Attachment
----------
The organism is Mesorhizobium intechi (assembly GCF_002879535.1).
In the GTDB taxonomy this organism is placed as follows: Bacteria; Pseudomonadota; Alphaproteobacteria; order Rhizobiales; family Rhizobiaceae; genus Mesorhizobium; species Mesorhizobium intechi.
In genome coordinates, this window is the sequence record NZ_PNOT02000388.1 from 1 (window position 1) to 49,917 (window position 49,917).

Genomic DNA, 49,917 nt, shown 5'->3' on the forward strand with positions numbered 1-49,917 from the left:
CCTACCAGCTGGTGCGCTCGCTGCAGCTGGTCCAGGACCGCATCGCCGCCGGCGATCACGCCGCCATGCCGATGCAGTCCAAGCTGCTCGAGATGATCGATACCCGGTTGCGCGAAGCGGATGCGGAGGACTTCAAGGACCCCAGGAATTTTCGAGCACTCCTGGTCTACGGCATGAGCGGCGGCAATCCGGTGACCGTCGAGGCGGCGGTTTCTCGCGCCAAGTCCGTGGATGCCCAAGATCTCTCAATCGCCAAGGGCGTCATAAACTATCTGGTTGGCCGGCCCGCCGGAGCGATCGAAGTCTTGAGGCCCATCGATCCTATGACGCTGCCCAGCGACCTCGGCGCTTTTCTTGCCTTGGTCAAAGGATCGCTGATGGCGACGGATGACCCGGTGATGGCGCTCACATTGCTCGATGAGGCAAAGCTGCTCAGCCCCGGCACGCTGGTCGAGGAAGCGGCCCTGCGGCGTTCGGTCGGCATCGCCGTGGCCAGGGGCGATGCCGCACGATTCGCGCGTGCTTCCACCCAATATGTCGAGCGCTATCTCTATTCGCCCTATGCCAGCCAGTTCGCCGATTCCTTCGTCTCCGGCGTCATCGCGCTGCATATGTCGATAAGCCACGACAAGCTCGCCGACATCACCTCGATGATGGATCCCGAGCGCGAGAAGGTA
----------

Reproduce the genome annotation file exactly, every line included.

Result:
The organism is Mesorhizobium intechi (assembly GCF_002879535.1).
In the GTDB taxonomy this organism is placed as follows: Bacteria; Pseudomonadota; Alphaproteobacteria; order Rhizobiales; family Rhizobiaceae; genus Mesorhizobium; species Mesorhizobium intechi.
In genome coordinates, this window is the sequence record NZ_PNOT02000388.1 from 1 (window position 1) to 49,917 (window position 49,917).

Genomic DNA, 49,917 nt, shown 5'->3' on the forward strand with positions numbered 1-49,917 from the left:
CCTACCAGCTGGTGCGCTCGCTGCAGCTGGTCCAGGACCGCATCGCCGCCGGCGATCACGCCGCCATGCCGATGCAGTCCAAGCTGCTCGAGATGATCGATACCCGGTTGCGCGAAGCGGATGCGGAGGACTTCAAGGACCCCAGGAATTTTCGAGCACTCCTGGTCTACGGCATGAGCGGCGGCAATCCGGTGACCGTCGAGGCGGCGGTTTCTCGCGCCAAGTCCGTGGATGCCCAAGATCTCTCAATCGCCAAGGGCGTCATAAACTATCTGGTTGGCCGGCCCGCCGGAGCGATCGAAGTCTTGAGGCCCATCGATCCTATGACGCTGCCCAGCGACCTCGGCGCTTTTCTTGCCTTGGTCAAAGGATCGCTGATGGCGACGGATGACCCGGTGATGGCGCTCACATTGCTCGATGAGGCAAAGCTGCTCAGCCCCGGCACGCTGGTCGAGGAAGCGGCCCTGCGGCGTTCGGTCGGCATCGCCGTGGCCAGGGGCGATGCCGCACGATTCGCGCGTGCTTCCACCCAATATGTCGAGCGCTATCTCTATTCGCCCTATGCCAGCCAGTTCGCCGATTCCTTCGTCTCCGGCGTCATCGCGCTGCATATGTCGATAAGCCACGACAAGCTCGCCGACATCACCTCGATGATGGATCCCGAGCGCGAGAAGGTA